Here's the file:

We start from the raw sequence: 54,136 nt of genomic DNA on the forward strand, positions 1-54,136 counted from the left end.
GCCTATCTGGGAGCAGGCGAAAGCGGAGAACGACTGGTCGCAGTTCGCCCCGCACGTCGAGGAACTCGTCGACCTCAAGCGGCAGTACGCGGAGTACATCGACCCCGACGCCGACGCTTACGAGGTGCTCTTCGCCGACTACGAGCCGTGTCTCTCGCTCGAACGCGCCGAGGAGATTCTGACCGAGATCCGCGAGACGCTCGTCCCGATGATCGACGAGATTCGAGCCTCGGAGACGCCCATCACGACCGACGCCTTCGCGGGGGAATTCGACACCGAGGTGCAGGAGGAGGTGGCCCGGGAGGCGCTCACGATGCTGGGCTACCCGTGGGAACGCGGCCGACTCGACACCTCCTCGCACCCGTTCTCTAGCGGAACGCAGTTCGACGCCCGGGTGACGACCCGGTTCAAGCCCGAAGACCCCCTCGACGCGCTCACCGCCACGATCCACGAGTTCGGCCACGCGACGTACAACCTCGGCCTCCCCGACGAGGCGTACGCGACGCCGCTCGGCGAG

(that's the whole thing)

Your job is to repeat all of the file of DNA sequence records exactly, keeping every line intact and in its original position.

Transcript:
We start from the raw sequence: 54,136 nt of genomic DNA on the forward strand, positions 1-54,136 counted from the left end.
GCCTATCTGGGAGCAGGCGAAAGCGGAGAACGACTGGTCGCAGTTCGCCCCGCACGTCGAGGAACTCGTCGACCTCAAGCGGCAGTACGCGGAGTACATCGACCCCGACGCCGACGCTTACGAGGTGCTCTTCGCCGACTACGAGCCGTGTCTCTCGCTCGAACGCGCCGAGGAGATTCTGACCGAGATCCGCGAGACGCTCGTCCCGATGATCGACGAGATTCGAGCCTCGGAGACGCCCATCACGACCGACGCCTTCGCGGGGGAATTCGACACCGAGGTGCAGGAGGAGGTGGCCCGGGAGGCGCTCACGATGCTGGGCTACCCGTGGGAACGCGGCCGACTCGACACCTCCTCGCACCCGTTCTCTAGCGGAACGCAGTTCGACGCCCGGGTGACGACCCGGTTCAAGCCCGAAGACCCCCTCGACGCGCTCACCGCCACGATCCACGAGTTCGGCCACGCGACGTACAACCTCGGCCTCCCCGACGAGGCGTACGCGACGCCGCTCGGCGAG